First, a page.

Right now, Californians can sign up for health insurance if they have lost their health insurance, moved to or within California, experienced a change in household size, or been impacted by the COVID-19 pandemic. A full list of qualifying life events are available online: Go to, click the “Support” tab, and choose “Before You Buy.”

Do not put yourself or your business at risk when an injury or illness can knock you off your feet and leave you with a six-figure hospital bill.

Use Covered California’s “Shop and Compare” tool at to see how affordable coverage can be. You can enroll online, get free and confidential help from a licensed agent, or call an enrollment specialist at (800) 300-1506.

James Scullary, Covered California

Can’t Sleep? Your Electronic Devices May Be The Reason

If you can’t fall asleep, scrolling through your phone or tablet should be the last thing you do. Research suggests that blue light from electronic devices adversely affects the body’s circadian rhythm and suppresses melatonin, a hormone that aids in feeling sleepy.

Here are some tips that may limit the effects of blue light from digital devices:

  • Stop digital device use at least one hour before bed.
  • Apply a blue light screen filter or download a blue light filter app.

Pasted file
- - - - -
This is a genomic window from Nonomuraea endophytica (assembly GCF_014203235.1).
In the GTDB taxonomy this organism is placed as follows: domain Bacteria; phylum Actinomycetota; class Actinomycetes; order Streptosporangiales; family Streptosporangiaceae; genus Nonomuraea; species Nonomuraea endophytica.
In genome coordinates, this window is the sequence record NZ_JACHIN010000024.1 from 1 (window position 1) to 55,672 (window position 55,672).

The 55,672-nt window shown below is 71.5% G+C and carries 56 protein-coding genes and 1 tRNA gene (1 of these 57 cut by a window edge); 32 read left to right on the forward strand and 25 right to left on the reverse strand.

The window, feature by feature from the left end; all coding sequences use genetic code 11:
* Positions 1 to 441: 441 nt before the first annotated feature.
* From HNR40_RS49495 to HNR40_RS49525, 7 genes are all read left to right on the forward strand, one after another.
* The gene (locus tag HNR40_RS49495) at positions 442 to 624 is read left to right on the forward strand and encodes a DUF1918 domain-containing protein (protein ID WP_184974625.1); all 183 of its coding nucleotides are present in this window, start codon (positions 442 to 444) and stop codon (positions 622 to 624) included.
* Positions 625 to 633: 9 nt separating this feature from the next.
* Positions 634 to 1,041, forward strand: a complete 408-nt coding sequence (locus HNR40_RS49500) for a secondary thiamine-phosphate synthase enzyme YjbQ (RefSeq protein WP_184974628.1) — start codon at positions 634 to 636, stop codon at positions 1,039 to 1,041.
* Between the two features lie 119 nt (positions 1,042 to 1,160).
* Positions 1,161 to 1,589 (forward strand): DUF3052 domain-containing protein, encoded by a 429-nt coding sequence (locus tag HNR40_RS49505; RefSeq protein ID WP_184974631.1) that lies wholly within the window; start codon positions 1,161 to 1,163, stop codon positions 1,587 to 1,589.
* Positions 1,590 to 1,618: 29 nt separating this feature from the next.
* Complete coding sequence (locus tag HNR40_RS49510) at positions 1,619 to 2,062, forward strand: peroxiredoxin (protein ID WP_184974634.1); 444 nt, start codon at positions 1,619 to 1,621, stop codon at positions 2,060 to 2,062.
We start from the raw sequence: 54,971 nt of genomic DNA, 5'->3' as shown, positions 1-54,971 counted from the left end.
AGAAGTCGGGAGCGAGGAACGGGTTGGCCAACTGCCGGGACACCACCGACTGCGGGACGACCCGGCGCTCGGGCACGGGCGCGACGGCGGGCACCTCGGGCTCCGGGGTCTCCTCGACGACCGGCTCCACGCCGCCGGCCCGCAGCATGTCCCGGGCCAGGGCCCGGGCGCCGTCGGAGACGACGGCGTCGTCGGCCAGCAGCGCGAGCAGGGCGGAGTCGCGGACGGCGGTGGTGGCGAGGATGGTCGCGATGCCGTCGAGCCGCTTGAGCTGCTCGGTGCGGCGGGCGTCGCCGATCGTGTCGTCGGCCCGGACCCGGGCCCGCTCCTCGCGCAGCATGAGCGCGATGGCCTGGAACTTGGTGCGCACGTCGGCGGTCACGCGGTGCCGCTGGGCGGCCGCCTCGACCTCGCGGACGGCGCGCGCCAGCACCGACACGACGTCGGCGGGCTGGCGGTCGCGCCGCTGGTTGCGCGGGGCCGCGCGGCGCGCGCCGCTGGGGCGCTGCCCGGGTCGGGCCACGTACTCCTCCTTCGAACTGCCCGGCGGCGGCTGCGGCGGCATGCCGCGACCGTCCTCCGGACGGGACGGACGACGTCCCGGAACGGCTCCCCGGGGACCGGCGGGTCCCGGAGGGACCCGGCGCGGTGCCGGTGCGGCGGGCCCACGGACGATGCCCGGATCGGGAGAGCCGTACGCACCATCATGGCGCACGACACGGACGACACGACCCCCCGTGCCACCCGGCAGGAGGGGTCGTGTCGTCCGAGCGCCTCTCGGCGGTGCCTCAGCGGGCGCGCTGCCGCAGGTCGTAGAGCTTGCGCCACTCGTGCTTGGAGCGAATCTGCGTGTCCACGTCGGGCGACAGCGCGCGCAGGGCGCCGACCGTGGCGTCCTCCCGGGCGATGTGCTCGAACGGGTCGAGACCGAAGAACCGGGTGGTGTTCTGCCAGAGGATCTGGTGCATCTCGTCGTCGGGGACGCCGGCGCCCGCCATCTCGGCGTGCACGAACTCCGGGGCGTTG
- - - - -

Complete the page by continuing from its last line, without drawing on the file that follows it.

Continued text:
• Use blue-light-blocking glasses.

Holding electronic devices further away and reducing screen brightness seems like a good idea; however, while it may help with visual discomfort, it won’t limit exposure to blue light.

For more information about the possible harmful effects of blue light, consult an eye professional licensed by the California State Board of Optometry (, Medical Board of California (, or Osteopathic Medical Board of California (

Michelle McVay-Cave

Before You Build: Play It Safe, Check The License

California has a long history of upholding strong regulation, oversight, and licensure requirements for engineers, architects, and contractors.

Under the umbrella of the California Department of Consumer Affairs (DCA), three boards that regulate those professions are charged with protecting the health, safety, and welfare of California consumers. The California Board for Professional Engineers, Land Surveyors, and Geologists (BPELSG), the California Architects Board (CAB), and the Contractors State License Board (CSLB) establish those standards for the highest degree of consumer protection.

BPELSG licenses 20 disciplines including people working in the fields of civil, structural, traffic, electrical, and mechanical engineering, land surveying, and geology. CSLB licenses 44 classifications from general contracting to cabinet making, concrete contracting, and many more. CAB licenses approximately 21,000 architects.

Each candidate must meet specific educational and training qualifications, and some must pass rigorous exams before obtaining a license. All licensees must follow California laws and regulations. They are responsible for keeping up to date with changes in the law. Those working in the field must be aware that their work will require a specific license.